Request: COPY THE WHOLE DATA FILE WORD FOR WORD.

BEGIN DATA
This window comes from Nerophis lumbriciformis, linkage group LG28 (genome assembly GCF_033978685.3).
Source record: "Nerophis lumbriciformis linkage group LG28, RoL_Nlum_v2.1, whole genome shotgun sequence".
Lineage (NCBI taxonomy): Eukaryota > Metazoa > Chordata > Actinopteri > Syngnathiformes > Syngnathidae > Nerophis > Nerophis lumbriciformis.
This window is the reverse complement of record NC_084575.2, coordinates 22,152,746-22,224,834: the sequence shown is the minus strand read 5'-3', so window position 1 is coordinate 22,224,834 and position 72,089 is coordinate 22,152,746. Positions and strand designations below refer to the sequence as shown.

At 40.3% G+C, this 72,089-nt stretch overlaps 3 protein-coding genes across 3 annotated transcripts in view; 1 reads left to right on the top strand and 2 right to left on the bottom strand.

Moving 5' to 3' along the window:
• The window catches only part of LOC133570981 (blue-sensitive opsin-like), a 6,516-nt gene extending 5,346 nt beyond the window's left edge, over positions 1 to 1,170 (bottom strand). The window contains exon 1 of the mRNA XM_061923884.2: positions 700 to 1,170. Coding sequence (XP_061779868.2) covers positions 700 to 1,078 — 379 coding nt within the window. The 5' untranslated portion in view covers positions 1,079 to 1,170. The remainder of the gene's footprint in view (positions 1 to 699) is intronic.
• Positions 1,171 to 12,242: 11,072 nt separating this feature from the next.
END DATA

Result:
This window comes from Nerophis lumbriciformis, linkage group LG28 (genome assembly GCF_033978685.3).
Source record: "Nerophis lumbriciformis linkage group LG28, RoL_Nlum_v2.1, whole genome shotgun sequence".
Lineage (NCBI taxonomy): Eukaryota > Metazoa > Chordata > Actinopteri > Syngnathiformes > Syngnathidae > Nerophis > Nerophis lumbriciformis.
This window is the reverse complement of record NC_084575.2, coordinates 22,152,746-22,224,834: the sequence shown is the minus strand read 5'-3', so window position 1 is coordinate 22,224,834 and position 72,089 is coordinate 22,152,746. Positions and strand designations below refer to the sequence as shown.

At 40.3% G+C, this 72,089-nt stretch overlaps 3 protein-coding genes across 3 annotated transcripts in view; 1 reads left to right on the top strand and 2 right to left on the bottom strand.

Moving 5' to 3' along the window:
• The window catches only part of LOC133570981 (blue-sensitive opsin-like), a 6,516-nt gene extending 5,346 nt beyond the window's left edge, over positions 1 to 1,170 (bottom strand). The window contains exon 1 of the mRNA XM_061923884.2: positions 700 to 1,170. Coding sequence (XP_061779868.2) covers positions 700 to 1,078 — 379 coding nt within the window. The 5' untranslated portion in view covers positions 1,079 to 1,170. The remainder of the gene's footprint in view (positions 1 to 699) is intronic.
• Positions 1,171 to 12,242: 11,072 nt separating this feature from the next.